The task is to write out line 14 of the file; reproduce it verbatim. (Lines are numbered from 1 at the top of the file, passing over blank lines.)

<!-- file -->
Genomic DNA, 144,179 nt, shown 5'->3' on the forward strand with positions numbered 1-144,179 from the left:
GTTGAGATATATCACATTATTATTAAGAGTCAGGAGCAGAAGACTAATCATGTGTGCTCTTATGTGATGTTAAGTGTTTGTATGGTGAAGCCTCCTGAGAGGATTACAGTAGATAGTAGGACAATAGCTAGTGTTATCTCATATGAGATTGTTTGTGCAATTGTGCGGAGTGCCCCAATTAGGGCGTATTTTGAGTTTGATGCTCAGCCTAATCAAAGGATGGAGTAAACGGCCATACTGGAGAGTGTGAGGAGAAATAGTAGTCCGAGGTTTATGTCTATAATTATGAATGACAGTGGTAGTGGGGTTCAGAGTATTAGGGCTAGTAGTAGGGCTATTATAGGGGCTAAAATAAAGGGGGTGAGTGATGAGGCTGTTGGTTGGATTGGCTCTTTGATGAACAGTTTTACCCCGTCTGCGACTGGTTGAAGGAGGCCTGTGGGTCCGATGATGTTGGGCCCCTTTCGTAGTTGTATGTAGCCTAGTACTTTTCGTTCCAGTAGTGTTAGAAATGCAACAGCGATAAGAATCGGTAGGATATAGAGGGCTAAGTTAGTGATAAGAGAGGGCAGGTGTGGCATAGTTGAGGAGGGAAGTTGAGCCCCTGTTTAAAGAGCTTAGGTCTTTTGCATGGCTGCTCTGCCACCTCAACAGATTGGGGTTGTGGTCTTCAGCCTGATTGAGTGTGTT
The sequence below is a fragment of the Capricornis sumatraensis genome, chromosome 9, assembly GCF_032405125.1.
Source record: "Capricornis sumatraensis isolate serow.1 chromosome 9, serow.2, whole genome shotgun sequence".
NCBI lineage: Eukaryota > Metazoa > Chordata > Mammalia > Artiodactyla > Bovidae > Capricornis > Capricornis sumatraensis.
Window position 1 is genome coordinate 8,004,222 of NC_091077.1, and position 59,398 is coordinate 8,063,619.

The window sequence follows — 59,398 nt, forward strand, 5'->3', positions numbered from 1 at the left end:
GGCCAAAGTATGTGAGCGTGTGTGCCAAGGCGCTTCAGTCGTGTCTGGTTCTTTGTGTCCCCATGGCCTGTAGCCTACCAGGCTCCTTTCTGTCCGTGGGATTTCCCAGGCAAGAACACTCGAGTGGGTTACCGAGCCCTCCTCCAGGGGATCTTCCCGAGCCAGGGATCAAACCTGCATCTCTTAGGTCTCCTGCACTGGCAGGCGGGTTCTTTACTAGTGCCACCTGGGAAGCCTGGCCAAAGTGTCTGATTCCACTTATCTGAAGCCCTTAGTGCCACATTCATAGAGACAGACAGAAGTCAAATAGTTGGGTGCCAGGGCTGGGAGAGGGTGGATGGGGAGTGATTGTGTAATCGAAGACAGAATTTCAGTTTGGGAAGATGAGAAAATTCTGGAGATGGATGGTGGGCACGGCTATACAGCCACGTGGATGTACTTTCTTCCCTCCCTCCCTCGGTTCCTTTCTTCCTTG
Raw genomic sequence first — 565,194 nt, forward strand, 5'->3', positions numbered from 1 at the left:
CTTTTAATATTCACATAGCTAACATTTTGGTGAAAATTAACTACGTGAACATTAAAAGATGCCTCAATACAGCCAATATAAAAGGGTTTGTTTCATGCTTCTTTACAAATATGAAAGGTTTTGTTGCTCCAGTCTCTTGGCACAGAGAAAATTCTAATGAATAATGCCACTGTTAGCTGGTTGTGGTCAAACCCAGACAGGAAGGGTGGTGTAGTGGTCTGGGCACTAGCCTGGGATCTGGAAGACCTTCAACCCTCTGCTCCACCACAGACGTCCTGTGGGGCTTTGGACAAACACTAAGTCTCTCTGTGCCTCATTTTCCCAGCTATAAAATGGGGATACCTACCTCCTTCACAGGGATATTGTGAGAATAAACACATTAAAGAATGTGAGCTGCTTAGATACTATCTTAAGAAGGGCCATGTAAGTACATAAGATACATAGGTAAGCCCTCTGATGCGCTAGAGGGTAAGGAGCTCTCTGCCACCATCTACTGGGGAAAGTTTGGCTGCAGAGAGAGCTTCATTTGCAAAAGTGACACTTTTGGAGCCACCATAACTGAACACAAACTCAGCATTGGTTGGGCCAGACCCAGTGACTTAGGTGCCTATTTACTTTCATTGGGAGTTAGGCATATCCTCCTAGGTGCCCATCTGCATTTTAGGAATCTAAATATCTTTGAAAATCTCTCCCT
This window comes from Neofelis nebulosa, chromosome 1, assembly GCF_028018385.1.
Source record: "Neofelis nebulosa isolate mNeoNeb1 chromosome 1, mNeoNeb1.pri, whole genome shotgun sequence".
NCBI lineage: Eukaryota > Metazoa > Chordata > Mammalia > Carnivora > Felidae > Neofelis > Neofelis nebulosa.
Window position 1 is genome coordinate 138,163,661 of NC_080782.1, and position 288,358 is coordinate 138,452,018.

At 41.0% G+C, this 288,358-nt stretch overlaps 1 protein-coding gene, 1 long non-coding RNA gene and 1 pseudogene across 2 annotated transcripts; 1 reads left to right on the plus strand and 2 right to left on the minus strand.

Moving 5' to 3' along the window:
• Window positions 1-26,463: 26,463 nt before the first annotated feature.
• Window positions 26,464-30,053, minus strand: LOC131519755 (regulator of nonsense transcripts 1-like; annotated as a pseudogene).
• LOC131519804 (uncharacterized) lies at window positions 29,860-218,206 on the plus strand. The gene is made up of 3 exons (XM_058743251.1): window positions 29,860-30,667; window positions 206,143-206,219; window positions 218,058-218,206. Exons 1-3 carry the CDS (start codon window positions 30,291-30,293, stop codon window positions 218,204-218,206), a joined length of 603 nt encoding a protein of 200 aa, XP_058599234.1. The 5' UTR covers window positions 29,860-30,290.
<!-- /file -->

Window position 1 is genome coordinate 138,163,661 of NC_080782.1, and position 288,358 is coordinate 138,452,018.